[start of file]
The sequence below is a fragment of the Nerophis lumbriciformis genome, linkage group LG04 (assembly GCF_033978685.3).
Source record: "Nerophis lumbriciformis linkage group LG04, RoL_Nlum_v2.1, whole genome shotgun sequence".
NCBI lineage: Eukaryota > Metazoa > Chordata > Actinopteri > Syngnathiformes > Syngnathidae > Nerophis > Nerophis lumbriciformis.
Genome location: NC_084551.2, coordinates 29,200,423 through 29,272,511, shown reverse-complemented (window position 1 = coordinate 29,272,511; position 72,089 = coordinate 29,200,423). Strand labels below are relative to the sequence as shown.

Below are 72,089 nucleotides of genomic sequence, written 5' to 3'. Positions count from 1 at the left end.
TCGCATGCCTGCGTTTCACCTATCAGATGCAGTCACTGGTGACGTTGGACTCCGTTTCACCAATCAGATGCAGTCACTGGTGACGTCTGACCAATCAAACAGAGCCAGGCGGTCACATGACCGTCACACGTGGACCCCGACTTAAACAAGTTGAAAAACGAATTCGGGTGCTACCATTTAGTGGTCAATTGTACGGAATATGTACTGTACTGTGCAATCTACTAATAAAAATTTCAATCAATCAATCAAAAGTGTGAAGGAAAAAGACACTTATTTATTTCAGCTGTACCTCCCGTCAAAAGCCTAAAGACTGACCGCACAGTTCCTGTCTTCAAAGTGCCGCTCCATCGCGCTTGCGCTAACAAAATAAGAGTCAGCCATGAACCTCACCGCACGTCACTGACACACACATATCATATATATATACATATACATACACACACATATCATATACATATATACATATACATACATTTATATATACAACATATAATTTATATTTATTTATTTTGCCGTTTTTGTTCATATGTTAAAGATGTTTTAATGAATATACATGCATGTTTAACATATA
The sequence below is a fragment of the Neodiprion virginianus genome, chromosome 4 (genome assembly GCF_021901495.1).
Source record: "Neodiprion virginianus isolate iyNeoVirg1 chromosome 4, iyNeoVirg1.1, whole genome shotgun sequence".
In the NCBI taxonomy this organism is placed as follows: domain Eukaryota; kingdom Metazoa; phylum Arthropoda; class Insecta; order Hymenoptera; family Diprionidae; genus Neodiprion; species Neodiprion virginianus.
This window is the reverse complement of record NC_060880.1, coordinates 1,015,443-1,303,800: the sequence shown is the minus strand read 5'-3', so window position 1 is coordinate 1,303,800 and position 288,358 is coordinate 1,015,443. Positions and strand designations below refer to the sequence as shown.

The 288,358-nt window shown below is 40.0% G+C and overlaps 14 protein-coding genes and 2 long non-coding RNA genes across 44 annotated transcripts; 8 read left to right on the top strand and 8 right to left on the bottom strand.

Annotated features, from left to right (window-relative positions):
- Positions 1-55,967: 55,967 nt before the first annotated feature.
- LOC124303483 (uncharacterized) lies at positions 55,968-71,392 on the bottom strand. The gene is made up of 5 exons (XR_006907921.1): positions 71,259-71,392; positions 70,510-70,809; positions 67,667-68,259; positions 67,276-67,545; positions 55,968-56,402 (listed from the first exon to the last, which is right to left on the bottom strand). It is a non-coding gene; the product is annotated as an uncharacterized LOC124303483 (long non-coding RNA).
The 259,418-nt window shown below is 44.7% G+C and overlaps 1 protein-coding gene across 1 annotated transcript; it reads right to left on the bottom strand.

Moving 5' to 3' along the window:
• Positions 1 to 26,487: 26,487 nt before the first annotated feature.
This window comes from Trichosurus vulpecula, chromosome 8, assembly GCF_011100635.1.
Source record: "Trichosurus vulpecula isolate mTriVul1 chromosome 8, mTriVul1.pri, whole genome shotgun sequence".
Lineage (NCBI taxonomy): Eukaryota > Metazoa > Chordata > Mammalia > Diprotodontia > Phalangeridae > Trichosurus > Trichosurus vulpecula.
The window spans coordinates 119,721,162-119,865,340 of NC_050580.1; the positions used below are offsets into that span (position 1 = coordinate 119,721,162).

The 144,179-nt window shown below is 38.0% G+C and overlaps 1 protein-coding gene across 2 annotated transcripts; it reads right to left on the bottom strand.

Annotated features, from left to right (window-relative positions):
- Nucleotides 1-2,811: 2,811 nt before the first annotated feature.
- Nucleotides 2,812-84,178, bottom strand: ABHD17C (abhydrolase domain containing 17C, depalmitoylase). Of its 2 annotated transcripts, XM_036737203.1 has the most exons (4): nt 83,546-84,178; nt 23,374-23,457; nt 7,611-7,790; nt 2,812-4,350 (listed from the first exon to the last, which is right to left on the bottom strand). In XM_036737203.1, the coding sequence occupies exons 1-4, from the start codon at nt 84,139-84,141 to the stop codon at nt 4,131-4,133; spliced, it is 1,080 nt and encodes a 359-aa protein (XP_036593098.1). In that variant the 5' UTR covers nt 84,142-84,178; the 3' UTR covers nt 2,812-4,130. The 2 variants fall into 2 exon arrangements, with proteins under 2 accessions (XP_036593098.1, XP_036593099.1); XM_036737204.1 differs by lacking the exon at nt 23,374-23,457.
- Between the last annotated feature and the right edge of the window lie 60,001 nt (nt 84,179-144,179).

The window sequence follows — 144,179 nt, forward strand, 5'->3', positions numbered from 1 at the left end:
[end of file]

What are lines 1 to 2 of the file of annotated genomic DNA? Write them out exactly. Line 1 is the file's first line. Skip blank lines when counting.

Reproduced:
The sequence below is a fragment of the Nerophis lumbriciformis genome, linkage group LG04 (assembly GCF_033978685.3).
Source record: "Nerophis lumbriciformis linkage group LG04, RoL_Nlum_v2.1, whole genome shotgun sequence".